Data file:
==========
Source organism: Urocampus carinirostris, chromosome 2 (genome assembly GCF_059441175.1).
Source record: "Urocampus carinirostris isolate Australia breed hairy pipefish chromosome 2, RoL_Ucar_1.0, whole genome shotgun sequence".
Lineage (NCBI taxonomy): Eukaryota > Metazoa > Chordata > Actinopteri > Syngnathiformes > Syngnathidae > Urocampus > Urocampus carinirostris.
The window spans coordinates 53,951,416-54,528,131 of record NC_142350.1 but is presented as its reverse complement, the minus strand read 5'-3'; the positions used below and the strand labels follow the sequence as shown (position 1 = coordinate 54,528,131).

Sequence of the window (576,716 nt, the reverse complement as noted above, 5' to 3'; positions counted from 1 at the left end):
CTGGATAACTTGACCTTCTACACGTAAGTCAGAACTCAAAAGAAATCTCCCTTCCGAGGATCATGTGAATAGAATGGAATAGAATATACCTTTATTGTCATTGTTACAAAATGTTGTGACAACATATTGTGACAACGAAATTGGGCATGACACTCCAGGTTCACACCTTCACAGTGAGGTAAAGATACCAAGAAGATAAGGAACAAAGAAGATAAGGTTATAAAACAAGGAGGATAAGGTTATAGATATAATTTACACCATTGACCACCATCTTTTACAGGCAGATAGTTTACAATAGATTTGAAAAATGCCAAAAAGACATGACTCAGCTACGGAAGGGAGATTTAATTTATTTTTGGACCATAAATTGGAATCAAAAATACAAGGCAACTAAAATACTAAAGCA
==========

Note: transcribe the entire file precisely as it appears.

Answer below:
Source organism: Urocampus carinirostris, chromosome 2 (genome assembly GCF_059441175.1).
Source record: "Urocampus carinirostris isolate Australia breed hairy pipefish chromosome 2, RoL_Ucar_1.0, whole genome shotgun sequence".
Lineage (NCBI taxonomy): Eukaryota > Metazoa > Chordata > Actinopteri > Syngnathiformes > Syngnathidae > Urocampus > Urocampus carinirostris.
The window spans coordinates 53,951,416-54,528,131 of record NC_142350.1 but is presented as its reverse complement, the minus strand read 5'-3'; the positions used below and the strand labels follow the sequence as shown (position 1 = coordinate 54,528,131).

Sequence of the window (576,716 nt, the reverse complement as noted above, 5' to 3'; positions counted from 1 at the left end):
CTGGATAACTTGACCTTCTACACGTAAGTCAGAACTCAAAAGAAATCTCCCTTCCGAGGATCATGTGAATAGAATGGAATAGAATATACCTTTATTGTCATTGTTACAAAATGTTGTGACAACATATTGTGACAACGAAATTGGGCATGACACTCCAGGTTCACACCTTCACAGTGAGGTAAAGATACCAAGAAGATAAGGAACAAAGAAGATAAGGTTATAAAACAAGGAGGATAAGGTTATAGATATAATTTACACCATTGACCACCATCTTTTACAGGCAGATAGTTTACAATAGATTTGAAAAATGCCAAAAAGACATGACTCAGCTACGGAAGGGAGATTTAATTTATTTTTGGACCATAAATTGGAATCAAAAATACAAGGCAACTAAAATACTAAAGCA